4 Economies of scale. By pooling investor capital, funds of funds achieve economies of scale. Investing in hedge funds requires high minimums, and the work necessary to perform due diligence and select managers, conduct risk management, and administer multiple investments is costly. Funds of funds help individual investors circumvent problems associated with minimum investment sizes, and share the costs associated with the research-intensive manager selection process, reporting, and aggregating information from multiple hedge fund sources. Therefore, the pooling of capital allows smaller investors a superior and more efficient way to invest in multiple hedge funds.
5 Educational role. As part of its sales efforts, a fund of funds educates investors about the risks and merits of hedge fund strategies and how different performance objectives can be achieved depending on how strategies and managers are combined and managed in a fund of funds portfolio. Many first-time hedge fund investors look to funds of funds not simply as an investment vehicle, but as a way of learning about hedge fund strategies and hedge fund managers along with how they should be selected for incorporation into multiple manager allocations.
6 Diversification. For investors looking to make a representative investment in hedge funds, diversified funds of funds are an obvious choice. By adding more managers, the risk that is specific to any particular manager is reduced. Additionally, some funds of funds seek to achieve defined diversification goals across strategies and substrategies to avoid the risks of having managers taking similar market risk.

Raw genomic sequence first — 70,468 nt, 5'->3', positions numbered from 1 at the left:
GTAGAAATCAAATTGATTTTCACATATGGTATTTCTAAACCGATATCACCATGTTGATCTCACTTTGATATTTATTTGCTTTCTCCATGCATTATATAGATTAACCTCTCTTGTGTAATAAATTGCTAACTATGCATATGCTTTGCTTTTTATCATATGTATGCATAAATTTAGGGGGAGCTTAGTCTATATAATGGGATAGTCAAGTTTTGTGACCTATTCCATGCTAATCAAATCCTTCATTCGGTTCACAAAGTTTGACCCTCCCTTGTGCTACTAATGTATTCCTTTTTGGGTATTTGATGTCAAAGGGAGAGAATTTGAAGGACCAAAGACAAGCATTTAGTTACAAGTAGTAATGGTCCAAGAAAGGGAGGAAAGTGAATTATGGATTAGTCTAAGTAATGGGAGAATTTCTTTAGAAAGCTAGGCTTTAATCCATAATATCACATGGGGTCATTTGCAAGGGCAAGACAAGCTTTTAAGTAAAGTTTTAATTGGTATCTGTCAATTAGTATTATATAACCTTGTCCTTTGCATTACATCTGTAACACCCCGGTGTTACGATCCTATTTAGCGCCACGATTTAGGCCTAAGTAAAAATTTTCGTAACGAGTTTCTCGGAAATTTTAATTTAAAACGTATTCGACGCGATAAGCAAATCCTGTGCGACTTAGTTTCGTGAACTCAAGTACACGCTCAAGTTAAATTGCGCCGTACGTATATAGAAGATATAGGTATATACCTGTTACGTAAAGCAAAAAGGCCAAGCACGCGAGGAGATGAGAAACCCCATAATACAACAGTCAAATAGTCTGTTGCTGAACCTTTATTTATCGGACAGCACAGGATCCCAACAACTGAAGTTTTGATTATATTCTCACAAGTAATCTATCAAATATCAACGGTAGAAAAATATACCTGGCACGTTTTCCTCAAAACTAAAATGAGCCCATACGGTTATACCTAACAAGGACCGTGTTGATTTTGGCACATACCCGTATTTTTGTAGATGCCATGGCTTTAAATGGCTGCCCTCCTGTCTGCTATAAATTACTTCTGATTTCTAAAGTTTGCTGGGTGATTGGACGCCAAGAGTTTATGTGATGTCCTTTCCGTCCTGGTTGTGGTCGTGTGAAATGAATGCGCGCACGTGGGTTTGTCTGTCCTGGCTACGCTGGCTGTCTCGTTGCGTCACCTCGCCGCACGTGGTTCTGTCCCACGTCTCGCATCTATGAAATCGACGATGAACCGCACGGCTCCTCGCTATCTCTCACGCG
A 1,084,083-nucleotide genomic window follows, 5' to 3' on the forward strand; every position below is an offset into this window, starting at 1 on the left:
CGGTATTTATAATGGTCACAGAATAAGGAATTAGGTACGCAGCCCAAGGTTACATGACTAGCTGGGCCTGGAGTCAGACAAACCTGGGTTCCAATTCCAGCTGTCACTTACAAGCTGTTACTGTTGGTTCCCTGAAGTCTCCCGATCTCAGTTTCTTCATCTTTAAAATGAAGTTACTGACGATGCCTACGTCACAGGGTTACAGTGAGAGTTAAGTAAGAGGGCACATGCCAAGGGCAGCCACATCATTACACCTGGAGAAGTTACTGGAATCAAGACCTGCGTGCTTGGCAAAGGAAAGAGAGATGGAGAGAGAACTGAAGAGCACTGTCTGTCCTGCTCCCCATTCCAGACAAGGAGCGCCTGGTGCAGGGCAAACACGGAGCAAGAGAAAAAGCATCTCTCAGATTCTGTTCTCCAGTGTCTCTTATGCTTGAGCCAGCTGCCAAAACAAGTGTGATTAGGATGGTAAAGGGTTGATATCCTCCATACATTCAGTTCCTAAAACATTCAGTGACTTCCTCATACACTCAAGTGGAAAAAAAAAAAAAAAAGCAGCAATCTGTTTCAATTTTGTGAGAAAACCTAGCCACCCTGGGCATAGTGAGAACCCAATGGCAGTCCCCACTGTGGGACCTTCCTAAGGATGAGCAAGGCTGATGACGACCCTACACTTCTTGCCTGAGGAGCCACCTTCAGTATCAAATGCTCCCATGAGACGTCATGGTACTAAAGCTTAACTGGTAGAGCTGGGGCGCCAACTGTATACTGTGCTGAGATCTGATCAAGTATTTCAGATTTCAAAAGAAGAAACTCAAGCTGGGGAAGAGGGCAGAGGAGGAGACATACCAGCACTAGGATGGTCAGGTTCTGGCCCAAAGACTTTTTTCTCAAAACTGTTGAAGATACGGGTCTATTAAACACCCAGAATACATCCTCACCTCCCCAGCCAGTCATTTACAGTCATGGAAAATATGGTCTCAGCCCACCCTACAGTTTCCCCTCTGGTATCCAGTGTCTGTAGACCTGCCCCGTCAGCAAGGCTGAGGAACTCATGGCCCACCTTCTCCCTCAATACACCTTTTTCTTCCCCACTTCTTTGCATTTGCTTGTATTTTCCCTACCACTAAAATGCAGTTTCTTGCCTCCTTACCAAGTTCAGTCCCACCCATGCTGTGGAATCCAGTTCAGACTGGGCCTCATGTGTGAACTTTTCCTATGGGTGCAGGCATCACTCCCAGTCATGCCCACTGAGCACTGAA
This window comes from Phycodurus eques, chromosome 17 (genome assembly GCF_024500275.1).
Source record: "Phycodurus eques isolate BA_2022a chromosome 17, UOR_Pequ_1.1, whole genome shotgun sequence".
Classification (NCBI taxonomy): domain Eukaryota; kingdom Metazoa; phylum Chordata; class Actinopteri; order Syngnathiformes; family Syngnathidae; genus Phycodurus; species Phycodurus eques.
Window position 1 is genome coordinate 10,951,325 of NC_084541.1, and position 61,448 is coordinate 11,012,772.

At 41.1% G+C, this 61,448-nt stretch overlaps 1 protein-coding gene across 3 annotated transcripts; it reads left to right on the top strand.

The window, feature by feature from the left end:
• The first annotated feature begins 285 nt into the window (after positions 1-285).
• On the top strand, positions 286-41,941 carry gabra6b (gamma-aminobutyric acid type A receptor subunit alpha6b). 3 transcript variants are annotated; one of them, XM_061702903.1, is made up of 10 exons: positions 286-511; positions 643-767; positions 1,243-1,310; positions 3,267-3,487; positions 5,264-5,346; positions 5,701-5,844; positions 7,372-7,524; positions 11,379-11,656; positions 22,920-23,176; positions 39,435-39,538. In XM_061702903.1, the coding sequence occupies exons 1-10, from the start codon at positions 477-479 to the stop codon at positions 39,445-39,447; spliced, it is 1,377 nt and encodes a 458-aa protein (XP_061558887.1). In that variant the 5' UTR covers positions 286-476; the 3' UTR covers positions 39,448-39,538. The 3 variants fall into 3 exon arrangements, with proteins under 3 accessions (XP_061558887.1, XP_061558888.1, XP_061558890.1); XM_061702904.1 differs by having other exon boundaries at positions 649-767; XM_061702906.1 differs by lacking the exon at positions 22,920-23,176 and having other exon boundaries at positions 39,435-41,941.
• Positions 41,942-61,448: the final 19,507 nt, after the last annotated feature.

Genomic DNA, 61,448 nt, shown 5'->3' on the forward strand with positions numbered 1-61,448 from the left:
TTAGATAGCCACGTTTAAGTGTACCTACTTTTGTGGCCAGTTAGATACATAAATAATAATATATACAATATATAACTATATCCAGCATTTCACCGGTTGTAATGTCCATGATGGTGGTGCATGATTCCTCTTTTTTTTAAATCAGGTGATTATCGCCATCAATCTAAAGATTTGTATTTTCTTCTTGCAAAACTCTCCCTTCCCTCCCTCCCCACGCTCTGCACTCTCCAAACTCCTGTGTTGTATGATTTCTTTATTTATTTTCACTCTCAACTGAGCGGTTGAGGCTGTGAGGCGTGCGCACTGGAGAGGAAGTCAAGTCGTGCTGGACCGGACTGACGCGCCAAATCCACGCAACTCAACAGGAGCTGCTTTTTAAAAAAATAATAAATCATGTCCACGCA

7 Performance. Even with all the other factors, funds of funds would not grow without generating good performance. Investors, in general, look to funds of funds to produce attractive absolute returns relative to other investment options and to produce returns above that of the hedge fund industry.
Hedge Fund Industry Characteristics and Trends
Before examining the fund of funds approach to investing in hedge funds, it is essential to first understand the hedge fund industry and the fund of funds' place in that industry.
There are two key aspects of the hedge fund industry to observe:
1 The hedge fund industry consists of a number of different investment strategies. 2 The investment strategies are dynamic, and the percentage of industry investment allocated to each strategy has changed significantly over the past decade.
To understand hedge funds is to understand the variety of investment approaches used by hedge fund managers. Each strategy consists of a number of substrategies or variations on the core investment theme. In Chapter 2, we examine the underlying hedge fund strategies in greater detail. For now, it is important to note that the number, type, and asset size of the strategies and substrategies shift over time, influenced by changes in market conditions, increasing or decreasing opportunities and inefficiencies, and changes in investor demand for return characteristics. The strategies that make up the industry today are not the same as in the past and are likely to be different in the future.
During the 1990s, rapid gains in technology leveled the financial playing field and allowed investment managers to leave their employment at large investment houses and start their own firms. In addition, the bull market gave these managers a great financial incentive to do so. Large asset flows into equities particularly supported the growth in equity-oriented hedge funds. Consider the graphs in Figures 1-5 and 1-6, which show the composition of hedge fund strategies in 1990 and 2002, respectively. During this period, the strategy weights of the hedge fund industry shifted quite dramatically. For example, as increased information flow and efficiency in global markets reduced traditional opportunities for macro investing, the stock market expansion of the 1990s created a broader base for equity opportunities. Note the reduction of industry assets in the so-called Macro strategy allocating from 71 percent in 1990 to 13 percent in 2002, and the corresponding growth in Equity Hedge from 5 percent in 1990 to 30 percent in 2002. (See Figure 1-7.)
Excerpted from Hedge Fund Of Funds Investing by Joseph G. Nicholas Copyright © 2004 by Joseph G. Nicholas . Excerpted by permission.